Continental buyers were well rewarded and many pieces returned to their country of origin. A Seventeenth or Eighteenth Century Spanish walnut vargueno on stand was made in the Moorish fashion, fitted and decorated ornately with brass hardware with gilt and etched ivory. A Maine dealer beat out the international bidders when he bought it for $5,750. An Eighteenth Century Spanish colonial carved and painted santos retained the original paint, some gilding and glass eyes and realized $3,680.
An Eighteenth Century French fruitwood serpentine commode elicited $6,325 from a phone bidder, and a pair of French Empire gilt bronze chenets in the form of lions went to a left bid for $4,025.
An Eighteenth Century Italian rococo serpentine fall front desk with inlay and walnut veneer brought $13,225 from a Connecticut dealer, and an Eighteenth Century Italian baroque inlaid desk with a flat top overhanging three drawers above two others sold for $3,910. An Eighteenth Century Italian walnut trestle table sold for $7,188, and an Eighteenth Century Italian walnut commode was $5,750. A 77-inch Seventeenth or Eighteenth Century Italian walnut bench with four rows of strong brass studs and an iron trestle was $5,750. Most of the Italian pieces went overseas.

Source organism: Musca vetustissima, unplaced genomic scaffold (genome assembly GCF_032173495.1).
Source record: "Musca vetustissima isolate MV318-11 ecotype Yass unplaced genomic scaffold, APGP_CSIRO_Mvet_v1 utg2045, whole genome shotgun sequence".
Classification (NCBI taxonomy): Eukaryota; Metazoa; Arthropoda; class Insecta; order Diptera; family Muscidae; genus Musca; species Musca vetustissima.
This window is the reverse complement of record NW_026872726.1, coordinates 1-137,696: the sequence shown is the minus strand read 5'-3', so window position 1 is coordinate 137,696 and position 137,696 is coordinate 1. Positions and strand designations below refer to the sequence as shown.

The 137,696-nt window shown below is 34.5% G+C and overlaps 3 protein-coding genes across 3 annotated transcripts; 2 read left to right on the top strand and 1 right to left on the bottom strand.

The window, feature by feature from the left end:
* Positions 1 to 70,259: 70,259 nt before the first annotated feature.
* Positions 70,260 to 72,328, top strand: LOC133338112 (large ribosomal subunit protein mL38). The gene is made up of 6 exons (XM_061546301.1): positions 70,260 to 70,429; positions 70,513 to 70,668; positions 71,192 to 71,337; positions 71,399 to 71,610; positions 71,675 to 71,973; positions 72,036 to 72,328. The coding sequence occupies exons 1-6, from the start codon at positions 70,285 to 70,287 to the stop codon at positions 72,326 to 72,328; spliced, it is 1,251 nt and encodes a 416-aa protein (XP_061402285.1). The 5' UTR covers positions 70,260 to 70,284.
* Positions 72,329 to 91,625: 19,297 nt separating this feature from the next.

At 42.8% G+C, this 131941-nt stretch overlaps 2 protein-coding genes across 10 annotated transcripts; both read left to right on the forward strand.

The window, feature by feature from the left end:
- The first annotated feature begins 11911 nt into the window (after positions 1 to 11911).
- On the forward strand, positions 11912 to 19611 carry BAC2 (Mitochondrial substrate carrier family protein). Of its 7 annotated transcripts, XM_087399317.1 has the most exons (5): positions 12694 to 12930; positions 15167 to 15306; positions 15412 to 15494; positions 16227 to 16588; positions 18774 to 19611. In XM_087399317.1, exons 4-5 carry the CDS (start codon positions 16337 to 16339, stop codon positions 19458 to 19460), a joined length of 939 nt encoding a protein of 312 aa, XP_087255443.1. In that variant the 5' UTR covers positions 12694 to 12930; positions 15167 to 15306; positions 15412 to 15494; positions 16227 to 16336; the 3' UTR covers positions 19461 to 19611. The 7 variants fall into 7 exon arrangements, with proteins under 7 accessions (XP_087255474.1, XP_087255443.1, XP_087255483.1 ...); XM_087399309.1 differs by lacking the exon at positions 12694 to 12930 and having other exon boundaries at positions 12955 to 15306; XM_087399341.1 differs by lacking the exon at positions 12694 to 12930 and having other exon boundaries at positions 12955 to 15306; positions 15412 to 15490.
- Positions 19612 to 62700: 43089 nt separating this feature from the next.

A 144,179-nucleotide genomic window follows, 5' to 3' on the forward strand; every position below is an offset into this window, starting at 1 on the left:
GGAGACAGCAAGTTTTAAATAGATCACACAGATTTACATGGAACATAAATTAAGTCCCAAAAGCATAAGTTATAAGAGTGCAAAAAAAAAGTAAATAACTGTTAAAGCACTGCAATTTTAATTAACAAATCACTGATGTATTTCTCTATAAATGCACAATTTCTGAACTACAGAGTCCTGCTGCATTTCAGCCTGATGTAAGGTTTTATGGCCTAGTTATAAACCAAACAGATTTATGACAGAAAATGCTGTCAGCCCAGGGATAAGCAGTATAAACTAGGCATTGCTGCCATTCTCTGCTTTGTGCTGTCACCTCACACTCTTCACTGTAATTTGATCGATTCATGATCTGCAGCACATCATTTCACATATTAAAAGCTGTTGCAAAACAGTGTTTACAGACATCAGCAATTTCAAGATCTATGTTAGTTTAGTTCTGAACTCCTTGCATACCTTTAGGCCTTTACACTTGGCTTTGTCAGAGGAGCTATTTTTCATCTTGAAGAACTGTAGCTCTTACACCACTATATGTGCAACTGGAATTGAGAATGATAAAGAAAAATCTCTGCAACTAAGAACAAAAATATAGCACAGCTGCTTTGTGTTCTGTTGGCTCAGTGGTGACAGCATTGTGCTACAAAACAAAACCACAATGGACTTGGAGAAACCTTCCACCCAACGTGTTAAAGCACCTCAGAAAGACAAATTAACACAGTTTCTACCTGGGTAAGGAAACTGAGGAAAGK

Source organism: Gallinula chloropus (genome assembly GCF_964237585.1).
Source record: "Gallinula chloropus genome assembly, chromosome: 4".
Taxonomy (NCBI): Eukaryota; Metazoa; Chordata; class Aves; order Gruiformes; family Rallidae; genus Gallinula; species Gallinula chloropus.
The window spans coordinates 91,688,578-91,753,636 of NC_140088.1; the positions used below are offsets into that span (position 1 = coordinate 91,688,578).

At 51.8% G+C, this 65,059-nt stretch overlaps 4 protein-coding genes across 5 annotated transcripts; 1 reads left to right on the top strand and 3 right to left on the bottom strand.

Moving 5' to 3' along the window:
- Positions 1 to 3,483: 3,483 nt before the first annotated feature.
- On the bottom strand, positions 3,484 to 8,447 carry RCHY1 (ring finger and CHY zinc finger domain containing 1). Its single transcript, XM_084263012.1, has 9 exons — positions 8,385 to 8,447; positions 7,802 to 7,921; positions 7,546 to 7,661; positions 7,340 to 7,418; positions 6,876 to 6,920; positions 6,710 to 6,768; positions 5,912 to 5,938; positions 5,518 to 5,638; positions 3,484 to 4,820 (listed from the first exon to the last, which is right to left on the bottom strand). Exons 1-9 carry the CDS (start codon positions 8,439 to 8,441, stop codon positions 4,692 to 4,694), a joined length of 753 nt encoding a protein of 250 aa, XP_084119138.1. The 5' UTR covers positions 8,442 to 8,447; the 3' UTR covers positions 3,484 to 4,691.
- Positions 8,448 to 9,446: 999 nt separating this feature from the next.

A 63-inch pair of ornate Italian figural bronze torcheres that were from the Eighteenth or Nineteenth Century was $10,775, while a Nineteenth Century pair of Italian polychromed blackamoor wall brackets fetched $4,370.
An English George III satinwood card table with high-style painted decoration realized $5,750. A phone bidder captured a George III Chippendale camel back sofa with needlework upholstery for $5,175. An English mahogany bagatelle two-part games table with green felt, two cue sticks, nine balls and four ivory pegs attracted lots of interest and went out at $2,875.
An English pair of pearlware lions with vibrant polychrome sold for $5,750. A set of six Irish Chippendale carved mahogany dining chairs was $4,255.
All prices quoted reflect the 15 percent buyer’s premium. For information, 617-661-9582 or www.crnauctions.com.